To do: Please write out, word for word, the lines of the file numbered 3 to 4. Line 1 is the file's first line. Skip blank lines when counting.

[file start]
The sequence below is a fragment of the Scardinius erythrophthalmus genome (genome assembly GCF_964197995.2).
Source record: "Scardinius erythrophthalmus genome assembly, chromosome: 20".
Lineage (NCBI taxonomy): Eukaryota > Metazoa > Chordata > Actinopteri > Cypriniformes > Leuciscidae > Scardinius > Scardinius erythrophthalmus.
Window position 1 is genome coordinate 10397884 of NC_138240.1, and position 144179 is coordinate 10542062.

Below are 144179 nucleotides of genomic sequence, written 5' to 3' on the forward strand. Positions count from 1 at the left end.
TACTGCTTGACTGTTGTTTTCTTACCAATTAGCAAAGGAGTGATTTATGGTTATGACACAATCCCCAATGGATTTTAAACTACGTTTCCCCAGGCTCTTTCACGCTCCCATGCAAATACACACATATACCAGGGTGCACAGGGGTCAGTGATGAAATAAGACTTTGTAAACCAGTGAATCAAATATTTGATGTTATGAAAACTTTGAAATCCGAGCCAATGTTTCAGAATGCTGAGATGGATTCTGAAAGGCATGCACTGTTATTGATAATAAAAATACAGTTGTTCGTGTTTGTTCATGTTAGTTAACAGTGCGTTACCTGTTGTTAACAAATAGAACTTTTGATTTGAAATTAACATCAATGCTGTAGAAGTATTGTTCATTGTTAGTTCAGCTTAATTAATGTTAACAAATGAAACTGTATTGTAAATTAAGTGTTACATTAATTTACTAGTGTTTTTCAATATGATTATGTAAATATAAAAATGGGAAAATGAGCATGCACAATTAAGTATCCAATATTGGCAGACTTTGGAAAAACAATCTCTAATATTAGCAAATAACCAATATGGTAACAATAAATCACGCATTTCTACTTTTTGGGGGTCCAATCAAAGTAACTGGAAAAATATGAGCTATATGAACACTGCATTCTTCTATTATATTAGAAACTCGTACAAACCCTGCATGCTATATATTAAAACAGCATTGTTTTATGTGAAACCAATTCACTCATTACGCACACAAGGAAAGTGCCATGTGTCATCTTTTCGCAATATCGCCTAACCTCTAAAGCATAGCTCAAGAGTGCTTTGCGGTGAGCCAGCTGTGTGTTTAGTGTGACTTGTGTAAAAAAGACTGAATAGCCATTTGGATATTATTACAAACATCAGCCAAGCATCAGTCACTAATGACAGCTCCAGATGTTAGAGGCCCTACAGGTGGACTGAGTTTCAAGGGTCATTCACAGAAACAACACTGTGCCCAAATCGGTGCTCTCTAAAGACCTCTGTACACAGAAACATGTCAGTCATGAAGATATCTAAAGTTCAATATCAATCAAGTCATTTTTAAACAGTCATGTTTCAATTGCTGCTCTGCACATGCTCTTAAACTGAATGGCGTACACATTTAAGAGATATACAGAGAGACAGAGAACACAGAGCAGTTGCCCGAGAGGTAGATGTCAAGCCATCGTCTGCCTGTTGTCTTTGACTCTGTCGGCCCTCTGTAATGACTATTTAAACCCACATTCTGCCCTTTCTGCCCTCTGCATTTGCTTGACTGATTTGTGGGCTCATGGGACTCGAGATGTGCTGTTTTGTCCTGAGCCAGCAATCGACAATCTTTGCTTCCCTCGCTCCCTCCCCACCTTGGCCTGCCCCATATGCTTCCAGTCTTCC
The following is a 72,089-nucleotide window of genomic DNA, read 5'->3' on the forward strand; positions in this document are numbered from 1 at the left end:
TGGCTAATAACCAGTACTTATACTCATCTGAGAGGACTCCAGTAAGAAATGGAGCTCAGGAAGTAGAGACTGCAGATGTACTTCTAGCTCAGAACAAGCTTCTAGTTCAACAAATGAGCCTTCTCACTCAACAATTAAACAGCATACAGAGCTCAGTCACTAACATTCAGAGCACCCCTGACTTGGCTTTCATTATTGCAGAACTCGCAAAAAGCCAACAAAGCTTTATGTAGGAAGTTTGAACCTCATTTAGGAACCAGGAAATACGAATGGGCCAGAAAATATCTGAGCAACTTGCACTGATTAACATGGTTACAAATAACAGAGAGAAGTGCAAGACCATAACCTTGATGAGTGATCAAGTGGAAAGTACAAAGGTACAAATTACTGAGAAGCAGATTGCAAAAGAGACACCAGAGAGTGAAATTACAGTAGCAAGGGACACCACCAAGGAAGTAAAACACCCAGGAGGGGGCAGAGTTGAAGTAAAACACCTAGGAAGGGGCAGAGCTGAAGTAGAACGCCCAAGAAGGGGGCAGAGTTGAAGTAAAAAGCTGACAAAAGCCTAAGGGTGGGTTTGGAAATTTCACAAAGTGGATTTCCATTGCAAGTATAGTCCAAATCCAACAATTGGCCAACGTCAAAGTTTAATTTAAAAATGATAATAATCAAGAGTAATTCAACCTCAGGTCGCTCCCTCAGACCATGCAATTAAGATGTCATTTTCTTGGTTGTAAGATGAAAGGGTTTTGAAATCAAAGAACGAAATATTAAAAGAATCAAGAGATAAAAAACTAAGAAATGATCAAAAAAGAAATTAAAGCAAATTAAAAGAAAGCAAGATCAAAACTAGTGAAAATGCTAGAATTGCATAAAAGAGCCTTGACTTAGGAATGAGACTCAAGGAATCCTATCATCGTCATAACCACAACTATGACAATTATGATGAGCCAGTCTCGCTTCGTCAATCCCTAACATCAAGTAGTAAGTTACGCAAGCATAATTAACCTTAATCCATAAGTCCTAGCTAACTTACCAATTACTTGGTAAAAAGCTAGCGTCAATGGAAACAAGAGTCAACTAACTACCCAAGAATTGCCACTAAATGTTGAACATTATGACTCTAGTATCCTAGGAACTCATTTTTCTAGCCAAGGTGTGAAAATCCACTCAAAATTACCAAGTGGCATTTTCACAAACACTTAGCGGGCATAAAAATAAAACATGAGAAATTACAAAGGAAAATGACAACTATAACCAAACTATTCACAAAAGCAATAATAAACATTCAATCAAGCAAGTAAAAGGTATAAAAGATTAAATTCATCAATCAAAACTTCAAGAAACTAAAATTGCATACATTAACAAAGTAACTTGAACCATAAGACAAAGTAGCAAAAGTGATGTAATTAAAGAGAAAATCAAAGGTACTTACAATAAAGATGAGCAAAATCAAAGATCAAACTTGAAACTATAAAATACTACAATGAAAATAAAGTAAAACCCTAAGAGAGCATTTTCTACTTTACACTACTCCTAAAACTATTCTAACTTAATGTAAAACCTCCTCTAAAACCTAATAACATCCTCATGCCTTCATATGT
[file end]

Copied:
Lineage (NCBI taxonomy): Eukaryota > Metazoa > Chordata > Actinopteri > Cypriniformes > Leuciscidae > Scardinius > Scardinius erythrophthalmus.
Window position 1 is genome coordinate 10397884 of NC_138240.1, and position 144179 is coordinate 10542062.